The pandemic spared no institution in 2020, schools included.
K-12 schools were forced to close their doors in mid-March and offer remote learning — a foreign concept for many — and colleges and universities soon followed suit and moved online for the rest of the semester.
As 2020 ends, hybrid learning has become part of the “new normal,” and many in the education field are feeling hopeful looking toward the future in 2021.
Kankakee Community College President Michael Boyd said the community will need to do a lot of healing in 2021, and KCC has a critical role in this process.
He recalled coming out of the Great Recession in 2009 and 2010 when KCC saw its highest number of students enrolled.
“We know that during a challenging time in a local economy, it’s the community college where people will go to get their training, get their workforce education they need to re-enter the job market,” Boyd said. “We need to be at our strongest when our community needs us the most.”
Boyd said the prospect of providing COVID-19 vaccinations for college employees in the near future brings optimism for the new year.
“I think as more and more people receive a vaccination, there’s going to be more and more willingness to do it, and our hope is that people will choose that,” he said.
Kankakee Superintendent Genevra Walters said the vaccine is giving people hope they are nearing the end of the pandemic, rather than stuck somewhere in the middle.
“There will be a little bit more time, but at the end of 2021, I think we will be more comfortable in terms of the ‘new norm’ than we are now,” she said.
Despite moving back in the direction of normalcy, Walters believes education will never be the same. The pandemic has made inequities transparent, such as the lack of resources and technology in some districts.
“I see the pandemic as teaching us a lot about our families, about education, about our students, about the need to be more flexible,” Walters said. “I think it’s taught us a lot; the question is: Are we going to learn from it?”
Walters said going forward schools should provide flexible learning opportunities based on students’ needs, whether that is a remote, hybrid or in-person environment.
“In the traditional system, everyone got the same thing. I think what we’ve learned from this pandemic is everybody is going to react differently to different situations.”
Bourbonnais Superintendent Adam Ehrman also has a positive outlook for education in the new year. Looking ahead, educators must be willing to adapt and turn challenges into opportunities, he said.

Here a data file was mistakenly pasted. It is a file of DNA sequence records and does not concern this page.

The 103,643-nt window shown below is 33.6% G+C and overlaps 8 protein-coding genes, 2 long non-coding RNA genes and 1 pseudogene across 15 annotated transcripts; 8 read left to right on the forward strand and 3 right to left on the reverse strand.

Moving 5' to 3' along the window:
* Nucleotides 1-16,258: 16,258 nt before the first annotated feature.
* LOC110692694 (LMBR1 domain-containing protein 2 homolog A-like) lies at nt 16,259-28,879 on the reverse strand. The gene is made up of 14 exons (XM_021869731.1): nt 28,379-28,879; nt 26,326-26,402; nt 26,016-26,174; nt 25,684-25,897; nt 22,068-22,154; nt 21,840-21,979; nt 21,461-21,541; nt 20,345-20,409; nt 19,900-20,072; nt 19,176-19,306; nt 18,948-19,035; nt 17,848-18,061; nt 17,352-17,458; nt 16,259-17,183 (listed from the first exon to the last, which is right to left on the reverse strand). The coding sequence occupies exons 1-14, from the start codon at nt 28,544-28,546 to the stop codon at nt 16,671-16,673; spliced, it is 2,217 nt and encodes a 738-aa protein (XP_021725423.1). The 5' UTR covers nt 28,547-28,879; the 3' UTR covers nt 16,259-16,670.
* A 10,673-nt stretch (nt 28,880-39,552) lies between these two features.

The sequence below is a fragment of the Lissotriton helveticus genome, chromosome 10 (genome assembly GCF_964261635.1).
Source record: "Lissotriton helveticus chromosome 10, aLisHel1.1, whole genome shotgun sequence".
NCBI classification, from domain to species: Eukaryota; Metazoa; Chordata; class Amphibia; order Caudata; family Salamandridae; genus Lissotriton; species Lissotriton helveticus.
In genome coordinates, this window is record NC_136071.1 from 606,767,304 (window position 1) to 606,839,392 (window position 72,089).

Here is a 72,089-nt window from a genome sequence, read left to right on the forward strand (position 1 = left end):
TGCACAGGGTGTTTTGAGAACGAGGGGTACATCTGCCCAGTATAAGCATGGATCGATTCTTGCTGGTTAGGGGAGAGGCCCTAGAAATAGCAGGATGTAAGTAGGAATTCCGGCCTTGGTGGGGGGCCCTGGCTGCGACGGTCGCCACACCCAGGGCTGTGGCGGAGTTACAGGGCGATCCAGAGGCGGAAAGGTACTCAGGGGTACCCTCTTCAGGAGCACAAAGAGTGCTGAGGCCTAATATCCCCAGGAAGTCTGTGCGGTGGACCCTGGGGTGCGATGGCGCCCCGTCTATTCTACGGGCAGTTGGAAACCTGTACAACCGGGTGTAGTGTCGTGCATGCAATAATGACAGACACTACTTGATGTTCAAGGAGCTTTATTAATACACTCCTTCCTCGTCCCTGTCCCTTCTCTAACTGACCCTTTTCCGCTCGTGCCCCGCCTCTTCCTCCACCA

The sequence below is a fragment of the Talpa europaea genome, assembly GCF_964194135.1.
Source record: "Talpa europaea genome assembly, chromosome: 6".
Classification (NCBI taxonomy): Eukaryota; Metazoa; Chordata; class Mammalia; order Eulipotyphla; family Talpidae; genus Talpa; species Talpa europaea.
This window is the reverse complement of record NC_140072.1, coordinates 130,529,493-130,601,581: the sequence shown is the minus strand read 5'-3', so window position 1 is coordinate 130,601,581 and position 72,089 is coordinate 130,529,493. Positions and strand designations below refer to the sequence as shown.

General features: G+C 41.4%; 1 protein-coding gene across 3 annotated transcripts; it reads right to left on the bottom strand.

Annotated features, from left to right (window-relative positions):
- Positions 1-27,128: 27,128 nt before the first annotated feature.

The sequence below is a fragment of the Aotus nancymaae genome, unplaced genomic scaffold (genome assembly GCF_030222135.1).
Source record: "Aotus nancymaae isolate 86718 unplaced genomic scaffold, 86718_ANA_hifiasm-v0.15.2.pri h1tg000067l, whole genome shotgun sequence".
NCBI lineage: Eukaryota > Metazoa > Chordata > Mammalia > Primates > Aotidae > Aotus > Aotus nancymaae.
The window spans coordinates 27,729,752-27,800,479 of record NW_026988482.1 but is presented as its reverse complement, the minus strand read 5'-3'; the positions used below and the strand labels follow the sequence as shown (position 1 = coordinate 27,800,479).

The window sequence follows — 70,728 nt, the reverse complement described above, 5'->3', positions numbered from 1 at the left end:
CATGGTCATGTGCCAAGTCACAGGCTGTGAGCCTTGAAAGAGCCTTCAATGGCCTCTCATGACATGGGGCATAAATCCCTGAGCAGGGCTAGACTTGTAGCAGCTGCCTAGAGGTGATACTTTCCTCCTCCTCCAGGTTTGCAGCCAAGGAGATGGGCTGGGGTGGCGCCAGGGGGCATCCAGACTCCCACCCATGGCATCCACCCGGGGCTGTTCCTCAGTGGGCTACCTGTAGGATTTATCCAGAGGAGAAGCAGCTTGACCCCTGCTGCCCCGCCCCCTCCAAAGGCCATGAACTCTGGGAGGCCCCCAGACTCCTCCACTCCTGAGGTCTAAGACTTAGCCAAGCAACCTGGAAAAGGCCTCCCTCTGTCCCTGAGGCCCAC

“I thought I had seen almost anything that could be thrown at a superintendent,” he said. “I’ve been a superintendent for over a decade, and then March hit in 2020, and I realized I hadn’t seen everything. That was a pretty good lesson to learn.”
Ehrman recalled that around this time last year, he was thinking about snow days. Now, with remote learning options, it’s not nearly as big a consideration.
“My outlook for 2021 is hope. I think that it’s probably going to ring a bell in everybody’s mindset that they are excited to see 2020 go away to look towards 2021.”
Hamim Lillard, community outreach specialist with the Kankakee County State’s Attorney’s Office who specializes in working with at-risk youth in local schools, said he is looking forward to the new year as well.
Lillard started in the newly created position in late summer. His objectives include working to intervene with youth before they enter the criminal justice system.
“The only thing we can do is pray that COVID goes away and that we can get even more active,” he said.
Lillard said he has already received a few applications for one of the office’s newer initiatives, I Can Go to College, which aims to help kids realize their potential and attain financial help for college.
“I’m excited about that,” he said. “I’ll be really excited when we can get like 20 [applicants] and take it from there.”
Lillard said he is planning to expand in 2021. Some new events might focus on teen dating violence and bullying, for example.
“We already have a game plan that comes the first week of January,” Lillard said. “We’re not going to let COVID stop us.”